Mexico Amps Up Pressure On Zetas With New Anti-Drug Strategy
July 7, 2011 By Andrew OReilly
In a policy shift that could end in even more bloodshed, the Mexican government remodeled its anti-drug strategy to direct added attention to the violent Zetas paramilitary cartel.
News of the shift comes just weeks after an escalation in battles between the Zetas and members of the Mexican Armed Forces. The battles, which targeted “senior Zetas leaders,” according to a U.S. law enforcement official who spoke on the condition of anonymity, have led to the death or arrest of many members of the Zetas and have weakened one of the most feared cartels in Mexico.
On Monday, Mexican authorities announced the arrest of Jesús Enrique Rejón Aguilar, the alleged co-founder and third-in-command of the Zetas. Rejón is also believed to be involved in the killing of U.S. Immigration and Customs Enforcement (ICE) agent Jaime Zapata back in February and the U.S. had offered a $5 million reward for information leading to his arrest.
The Zetas formed in the late 1990s as a paramilitary, enforcer wing of the Gulf Cartel. Made up of former members and deserters of the Mexican Army Special Forces, the group carried out assassinations for Gulf Cartel leader Osiel Cárdenas Guillén.
The group later broke away from the Gulf Cartel and in 2010 started a bloody turf war for control of drug shipment routes in the border city of Reynosa. The Zetas are known for their use of brutality and shock tactics, such as beheadings and petrol bombs, and the U.S. Drug Enforcement Administration (DEA) said they were “the most technologically advanced, sophisticated and violent of these paramilitary enforcement groups.”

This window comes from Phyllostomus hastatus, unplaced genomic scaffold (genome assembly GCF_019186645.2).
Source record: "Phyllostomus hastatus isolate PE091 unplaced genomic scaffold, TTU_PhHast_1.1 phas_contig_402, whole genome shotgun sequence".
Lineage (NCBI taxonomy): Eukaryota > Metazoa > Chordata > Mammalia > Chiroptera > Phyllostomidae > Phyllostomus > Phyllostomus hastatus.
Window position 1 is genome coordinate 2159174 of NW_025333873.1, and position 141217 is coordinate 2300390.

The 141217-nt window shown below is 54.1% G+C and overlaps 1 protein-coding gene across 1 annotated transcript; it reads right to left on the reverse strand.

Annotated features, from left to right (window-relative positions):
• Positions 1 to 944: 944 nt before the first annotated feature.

A U.S. law enforcement official confirmed Mexico’s shift in strategy and added that the U.S. was only playing a small role in the operation, limited to sharing ” reliable intelligence” with its Mexican counterparts.
Over the past weekend, officials in the U.S. state of Texas warned U.S. citizens not to travel to the Mexican city of Nuevo Laredo because they claimed to have “credible intelligence” that the Zetas were targeting U.S. citizens in the area. “We urge US citizens to avoid travel to Nuevo Laredo this weekend if it can be avoided,” said Steven McCraw, the director of the Texas Department of Public Safety.
A Mexican official downplayed the country’s shift toward confronting the Zetas and said that the government continues to look at targets in all the country’s criminal groups. The Mexican intelligence official, also speaking on the condition of anonymity, did add that the country has upped pressure on the Zetas.
A security expert at the Woodrow Wilson Center for Scholars in Washington D.C. praised Mexico’s move.
“Given the extreme levels of violence attributed to the Zetas, it would make sense for the government to focus its attention and resources on this particular group,” said Eric Olson of the Woodrow Wilson Center. “They may not be the most powerful or richest of the cartels, but they are amongst the bloodiest and are extending their reach from their base in the north and along the entire Mexican Gulf and into Central America.”
Since 2006, when Mexican President Felipe Calderón began the military battle against organized crime, almost 40,000 people have been killed and thousands more disappeared.
Photo: LWY @ Flickr.